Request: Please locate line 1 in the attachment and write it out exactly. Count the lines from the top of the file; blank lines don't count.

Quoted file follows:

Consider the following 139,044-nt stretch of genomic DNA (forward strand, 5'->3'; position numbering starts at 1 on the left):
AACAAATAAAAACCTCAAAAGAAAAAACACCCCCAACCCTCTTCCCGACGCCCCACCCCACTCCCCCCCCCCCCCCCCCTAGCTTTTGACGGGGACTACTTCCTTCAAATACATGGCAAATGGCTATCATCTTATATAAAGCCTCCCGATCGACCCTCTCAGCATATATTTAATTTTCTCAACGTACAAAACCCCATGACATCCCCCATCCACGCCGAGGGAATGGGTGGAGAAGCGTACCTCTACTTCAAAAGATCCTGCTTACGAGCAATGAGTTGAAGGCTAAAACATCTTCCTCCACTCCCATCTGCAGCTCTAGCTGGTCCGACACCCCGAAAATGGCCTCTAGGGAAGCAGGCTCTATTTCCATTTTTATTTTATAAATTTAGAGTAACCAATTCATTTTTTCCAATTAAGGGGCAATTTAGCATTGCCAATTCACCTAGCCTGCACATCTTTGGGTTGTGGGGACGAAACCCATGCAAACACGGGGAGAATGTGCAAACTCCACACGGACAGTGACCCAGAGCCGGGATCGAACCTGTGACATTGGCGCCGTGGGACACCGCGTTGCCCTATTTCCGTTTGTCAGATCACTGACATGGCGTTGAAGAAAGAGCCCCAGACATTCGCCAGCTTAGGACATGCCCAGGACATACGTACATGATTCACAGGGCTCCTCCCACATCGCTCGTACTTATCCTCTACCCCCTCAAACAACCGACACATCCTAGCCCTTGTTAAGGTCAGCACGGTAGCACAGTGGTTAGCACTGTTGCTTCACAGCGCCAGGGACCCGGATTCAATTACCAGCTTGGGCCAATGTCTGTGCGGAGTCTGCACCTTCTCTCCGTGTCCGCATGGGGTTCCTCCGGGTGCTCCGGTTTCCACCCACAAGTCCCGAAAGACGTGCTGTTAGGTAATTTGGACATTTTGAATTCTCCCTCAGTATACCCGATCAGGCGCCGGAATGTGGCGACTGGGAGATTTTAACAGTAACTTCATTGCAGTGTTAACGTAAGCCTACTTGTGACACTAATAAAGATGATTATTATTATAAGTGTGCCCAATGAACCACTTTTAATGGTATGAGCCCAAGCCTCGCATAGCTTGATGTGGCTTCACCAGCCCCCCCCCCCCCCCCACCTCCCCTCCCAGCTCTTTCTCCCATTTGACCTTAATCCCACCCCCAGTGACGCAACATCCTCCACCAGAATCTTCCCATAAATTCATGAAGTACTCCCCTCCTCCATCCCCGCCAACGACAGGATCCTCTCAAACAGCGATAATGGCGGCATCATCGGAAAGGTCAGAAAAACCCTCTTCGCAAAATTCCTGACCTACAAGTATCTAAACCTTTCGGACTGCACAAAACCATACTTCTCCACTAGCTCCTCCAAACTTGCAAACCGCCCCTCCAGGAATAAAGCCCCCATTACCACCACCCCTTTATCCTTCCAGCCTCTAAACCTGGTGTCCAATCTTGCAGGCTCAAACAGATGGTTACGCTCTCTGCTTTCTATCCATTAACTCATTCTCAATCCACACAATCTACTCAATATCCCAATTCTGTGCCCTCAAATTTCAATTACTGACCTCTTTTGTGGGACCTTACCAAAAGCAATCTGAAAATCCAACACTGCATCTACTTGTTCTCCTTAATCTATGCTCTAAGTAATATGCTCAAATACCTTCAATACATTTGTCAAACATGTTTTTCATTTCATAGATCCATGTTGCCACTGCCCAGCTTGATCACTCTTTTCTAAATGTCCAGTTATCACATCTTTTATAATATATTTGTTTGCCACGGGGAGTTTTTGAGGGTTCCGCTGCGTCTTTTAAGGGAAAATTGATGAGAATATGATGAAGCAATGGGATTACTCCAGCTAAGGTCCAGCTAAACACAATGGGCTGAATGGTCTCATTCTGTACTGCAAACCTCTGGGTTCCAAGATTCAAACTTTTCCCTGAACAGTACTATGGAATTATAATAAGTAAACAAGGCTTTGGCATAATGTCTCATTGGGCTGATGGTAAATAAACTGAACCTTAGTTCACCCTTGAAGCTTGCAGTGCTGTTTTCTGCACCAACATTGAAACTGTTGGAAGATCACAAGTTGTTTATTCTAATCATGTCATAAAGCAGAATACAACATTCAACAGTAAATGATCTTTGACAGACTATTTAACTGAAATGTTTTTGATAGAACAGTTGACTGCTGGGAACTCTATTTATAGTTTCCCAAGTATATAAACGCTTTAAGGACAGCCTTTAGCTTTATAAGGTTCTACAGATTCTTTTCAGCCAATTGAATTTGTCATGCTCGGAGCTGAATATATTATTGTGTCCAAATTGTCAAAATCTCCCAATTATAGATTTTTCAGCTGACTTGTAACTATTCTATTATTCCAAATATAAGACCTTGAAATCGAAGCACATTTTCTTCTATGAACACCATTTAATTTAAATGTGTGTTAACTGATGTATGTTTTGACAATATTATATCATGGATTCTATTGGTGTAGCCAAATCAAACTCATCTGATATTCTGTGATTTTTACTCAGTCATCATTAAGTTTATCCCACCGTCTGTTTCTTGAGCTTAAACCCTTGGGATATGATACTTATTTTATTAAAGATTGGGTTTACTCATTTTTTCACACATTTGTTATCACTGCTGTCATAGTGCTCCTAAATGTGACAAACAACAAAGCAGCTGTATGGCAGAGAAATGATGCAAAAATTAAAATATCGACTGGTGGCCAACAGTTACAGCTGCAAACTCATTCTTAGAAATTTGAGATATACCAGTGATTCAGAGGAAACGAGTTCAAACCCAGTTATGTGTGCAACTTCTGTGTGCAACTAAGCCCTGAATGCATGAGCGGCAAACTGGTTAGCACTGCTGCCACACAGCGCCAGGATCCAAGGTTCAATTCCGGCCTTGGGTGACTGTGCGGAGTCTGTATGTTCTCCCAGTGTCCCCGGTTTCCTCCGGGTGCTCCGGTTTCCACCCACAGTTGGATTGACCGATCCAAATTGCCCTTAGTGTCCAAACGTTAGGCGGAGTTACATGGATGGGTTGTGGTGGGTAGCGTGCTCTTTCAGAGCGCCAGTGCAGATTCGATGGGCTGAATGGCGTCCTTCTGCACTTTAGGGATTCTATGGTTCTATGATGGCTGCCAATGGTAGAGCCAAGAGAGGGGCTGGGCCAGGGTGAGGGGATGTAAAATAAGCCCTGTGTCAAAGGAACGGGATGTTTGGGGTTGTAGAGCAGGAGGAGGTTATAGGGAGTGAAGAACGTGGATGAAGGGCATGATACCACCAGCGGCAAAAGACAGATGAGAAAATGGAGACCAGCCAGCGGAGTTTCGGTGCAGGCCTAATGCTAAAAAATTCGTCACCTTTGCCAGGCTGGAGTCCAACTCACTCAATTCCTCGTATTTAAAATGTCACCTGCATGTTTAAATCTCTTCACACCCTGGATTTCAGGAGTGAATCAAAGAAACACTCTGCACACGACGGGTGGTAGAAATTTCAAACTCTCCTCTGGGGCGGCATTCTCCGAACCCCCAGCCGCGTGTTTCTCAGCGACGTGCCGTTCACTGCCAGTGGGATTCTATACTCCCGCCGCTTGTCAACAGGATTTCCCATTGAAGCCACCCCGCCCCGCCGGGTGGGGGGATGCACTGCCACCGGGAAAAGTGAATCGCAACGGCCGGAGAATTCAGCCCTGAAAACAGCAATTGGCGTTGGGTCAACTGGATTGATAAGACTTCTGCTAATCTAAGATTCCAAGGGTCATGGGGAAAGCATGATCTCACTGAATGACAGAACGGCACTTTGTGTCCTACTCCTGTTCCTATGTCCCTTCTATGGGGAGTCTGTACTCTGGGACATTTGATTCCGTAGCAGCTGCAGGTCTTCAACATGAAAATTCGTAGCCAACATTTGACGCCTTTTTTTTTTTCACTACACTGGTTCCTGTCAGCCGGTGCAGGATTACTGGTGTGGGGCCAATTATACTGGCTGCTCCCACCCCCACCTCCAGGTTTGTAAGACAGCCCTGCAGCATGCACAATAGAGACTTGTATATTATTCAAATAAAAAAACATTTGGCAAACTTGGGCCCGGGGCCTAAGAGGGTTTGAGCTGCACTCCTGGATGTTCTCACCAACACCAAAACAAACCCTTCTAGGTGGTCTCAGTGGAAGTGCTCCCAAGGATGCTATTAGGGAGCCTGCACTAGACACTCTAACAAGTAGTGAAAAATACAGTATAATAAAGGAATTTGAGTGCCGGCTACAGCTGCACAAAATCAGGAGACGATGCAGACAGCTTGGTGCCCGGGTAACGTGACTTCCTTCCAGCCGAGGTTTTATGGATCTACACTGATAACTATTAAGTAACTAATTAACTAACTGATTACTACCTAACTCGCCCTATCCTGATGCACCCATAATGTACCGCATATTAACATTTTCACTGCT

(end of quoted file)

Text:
Consider the following 139,044-nt stretch of genomic DNA (forward strand, 5'->3'; position numbering starts at 1 on the left):